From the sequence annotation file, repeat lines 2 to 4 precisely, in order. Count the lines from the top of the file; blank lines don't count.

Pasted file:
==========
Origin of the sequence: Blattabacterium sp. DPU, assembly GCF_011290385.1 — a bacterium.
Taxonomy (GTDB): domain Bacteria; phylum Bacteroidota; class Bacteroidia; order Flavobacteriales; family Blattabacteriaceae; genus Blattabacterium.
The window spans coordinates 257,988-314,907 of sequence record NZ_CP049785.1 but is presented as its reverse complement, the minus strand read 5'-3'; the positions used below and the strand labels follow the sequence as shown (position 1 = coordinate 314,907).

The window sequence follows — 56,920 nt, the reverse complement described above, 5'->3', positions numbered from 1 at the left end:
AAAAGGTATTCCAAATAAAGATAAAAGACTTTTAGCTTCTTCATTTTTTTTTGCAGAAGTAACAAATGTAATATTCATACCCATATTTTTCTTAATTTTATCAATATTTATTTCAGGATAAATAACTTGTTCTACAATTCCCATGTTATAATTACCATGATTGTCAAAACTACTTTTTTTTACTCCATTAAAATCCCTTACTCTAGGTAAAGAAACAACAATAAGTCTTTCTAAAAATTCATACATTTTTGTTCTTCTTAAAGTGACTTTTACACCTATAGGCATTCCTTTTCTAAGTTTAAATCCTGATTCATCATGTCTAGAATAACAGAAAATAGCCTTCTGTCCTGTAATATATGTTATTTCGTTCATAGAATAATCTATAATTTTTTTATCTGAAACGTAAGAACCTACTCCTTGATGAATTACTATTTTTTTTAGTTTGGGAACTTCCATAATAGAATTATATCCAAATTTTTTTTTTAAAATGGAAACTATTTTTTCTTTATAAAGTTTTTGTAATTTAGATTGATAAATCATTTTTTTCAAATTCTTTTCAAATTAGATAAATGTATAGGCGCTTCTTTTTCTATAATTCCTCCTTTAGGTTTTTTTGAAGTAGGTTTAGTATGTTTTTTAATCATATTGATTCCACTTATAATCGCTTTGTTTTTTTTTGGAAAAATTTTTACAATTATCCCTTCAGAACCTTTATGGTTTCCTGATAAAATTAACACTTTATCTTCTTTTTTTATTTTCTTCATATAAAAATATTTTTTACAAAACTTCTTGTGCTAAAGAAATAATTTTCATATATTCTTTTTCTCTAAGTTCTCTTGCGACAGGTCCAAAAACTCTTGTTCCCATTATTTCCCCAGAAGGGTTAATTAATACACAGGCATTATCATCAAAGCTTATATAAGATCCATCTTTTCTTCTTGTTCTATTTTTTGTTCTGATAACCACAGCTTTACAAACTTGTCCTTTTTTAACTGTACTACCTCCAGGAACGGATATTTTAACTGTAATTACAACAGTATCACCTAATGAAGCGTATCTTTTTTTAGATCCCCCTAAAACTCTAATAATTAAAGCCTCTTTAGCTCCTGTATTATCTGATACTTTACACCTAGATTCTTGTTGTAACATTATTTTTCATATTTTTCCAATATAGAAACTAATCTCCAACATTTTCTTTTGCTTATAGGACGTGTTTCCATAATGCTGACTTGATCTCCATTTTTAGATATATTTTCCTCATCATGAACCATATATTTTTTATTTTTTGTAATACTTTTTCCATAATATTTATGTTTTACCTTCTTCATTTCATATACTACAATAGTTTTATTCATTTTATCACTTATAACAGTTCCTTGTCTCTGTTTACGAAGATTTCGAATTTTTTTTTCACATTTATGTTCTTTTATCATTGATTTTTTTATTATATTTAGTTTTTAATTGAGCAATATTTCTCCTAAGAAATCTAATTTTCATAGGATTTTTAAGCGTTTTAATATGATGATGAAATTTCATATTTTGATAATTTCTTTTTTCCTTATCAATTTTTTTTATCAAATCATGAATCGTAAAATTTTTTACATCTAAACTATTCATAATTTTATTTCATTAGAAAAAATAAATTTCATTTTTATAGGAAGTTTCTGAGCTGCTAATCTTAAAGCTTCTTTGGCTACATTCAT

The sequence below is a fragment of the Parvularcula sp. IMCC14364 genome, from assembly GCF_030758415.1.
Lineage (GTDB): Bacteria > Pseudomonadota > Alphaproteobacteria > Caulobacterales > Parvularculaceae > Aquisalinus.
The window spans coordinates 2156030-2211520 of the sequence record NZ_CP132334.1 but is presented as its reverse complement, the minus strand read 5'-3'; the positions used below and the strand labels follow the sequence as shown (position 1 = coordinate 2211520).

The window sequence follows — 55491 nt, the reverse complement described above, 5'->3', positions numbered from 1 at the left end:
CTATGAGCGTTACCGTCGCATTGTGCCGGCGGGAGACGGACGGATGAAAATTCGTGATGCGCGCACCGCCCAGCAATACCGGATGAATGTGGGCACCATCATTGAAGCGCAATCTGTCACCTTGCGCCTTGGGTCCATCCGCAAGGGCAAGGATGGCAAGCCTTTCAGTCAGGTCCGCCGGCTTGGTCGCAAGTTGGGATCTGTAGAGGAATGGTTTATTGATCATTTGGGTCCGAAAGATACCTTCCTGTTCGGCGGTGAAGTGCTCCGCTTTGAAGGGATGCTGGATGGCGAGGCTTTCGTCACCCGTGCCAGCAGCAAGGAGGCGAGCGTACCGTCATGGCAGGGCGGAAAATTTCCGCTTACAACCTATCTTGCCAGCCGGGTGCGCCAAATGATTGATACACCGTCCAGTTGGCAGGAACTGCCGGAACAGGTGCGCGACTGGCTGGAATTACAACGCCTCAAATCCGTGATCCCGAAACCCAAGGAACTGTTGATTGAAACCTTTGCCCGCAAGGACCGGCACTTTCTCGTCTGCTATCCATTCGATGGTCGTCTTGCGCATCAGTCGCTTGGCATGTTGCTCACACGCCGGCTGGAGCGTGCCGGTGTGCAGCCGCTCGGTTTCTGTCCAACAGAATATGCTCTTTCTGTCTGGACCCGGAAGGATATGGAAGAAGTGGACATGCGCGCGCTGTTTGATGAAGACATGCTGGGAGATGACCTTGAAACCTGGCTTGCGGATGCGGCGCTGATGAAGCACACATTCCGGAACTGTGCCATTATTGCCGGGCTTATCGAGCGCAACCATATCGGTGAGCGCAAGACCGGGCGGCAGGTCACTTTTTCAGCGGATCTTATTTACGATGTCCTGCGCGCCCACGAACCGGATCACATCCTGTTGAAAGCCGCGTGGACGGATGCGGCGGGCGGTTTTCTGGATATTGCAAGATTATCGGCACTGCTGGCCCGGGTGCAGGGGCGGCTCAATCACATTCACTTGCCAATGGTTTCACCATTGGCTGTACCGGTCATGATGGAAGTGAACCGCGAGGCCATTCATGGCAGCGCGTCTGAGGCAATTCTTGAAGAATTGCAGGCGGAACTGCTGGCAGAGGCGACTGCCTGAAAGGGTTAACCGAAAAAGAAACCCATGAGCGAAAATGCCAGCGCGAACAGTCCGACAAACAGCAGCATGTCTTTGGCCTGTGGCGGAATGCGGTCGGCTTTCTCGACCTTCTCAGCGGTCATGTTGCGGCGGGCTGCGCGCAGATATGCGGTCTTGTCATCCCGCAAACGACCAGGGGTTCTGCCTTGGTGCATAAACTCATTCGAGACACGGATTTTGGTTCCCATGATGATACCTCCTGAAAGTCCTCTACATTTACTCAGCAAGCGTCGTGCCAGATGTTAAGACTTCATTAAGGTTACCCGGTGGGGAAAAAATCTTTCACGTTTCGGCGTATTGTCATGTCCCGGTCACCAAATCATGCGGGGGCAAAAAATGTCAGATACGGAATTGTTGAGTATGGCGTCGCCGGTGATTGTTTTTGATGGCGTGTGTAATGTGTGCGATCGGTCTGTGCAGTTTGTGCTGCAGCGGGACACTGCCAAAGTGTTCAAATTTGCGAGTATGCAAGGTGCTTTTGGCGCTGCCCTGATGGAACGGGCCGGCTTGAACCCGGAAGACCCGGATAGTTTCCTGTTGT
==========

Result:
Taxonomy (GTDB): domain Bacteria; phylum Bacteroidota; class Bacteroidia; order Flavobacteriales; family Blattabacteriaceae; genus Blattabacterium.
The window spans coordinates 257,988-314,907 of sequence record NZ_CP049785.1 but is presented as its reverse complement, the minus strand read 5'-3'; the positions used below and the strand labels follow the sequence as shown (position 1 = coordinate 314,907).

The window sequence follows — 56,920 nt, the reverse complement described above, 5'->3', positions numbered from 1 at the left end: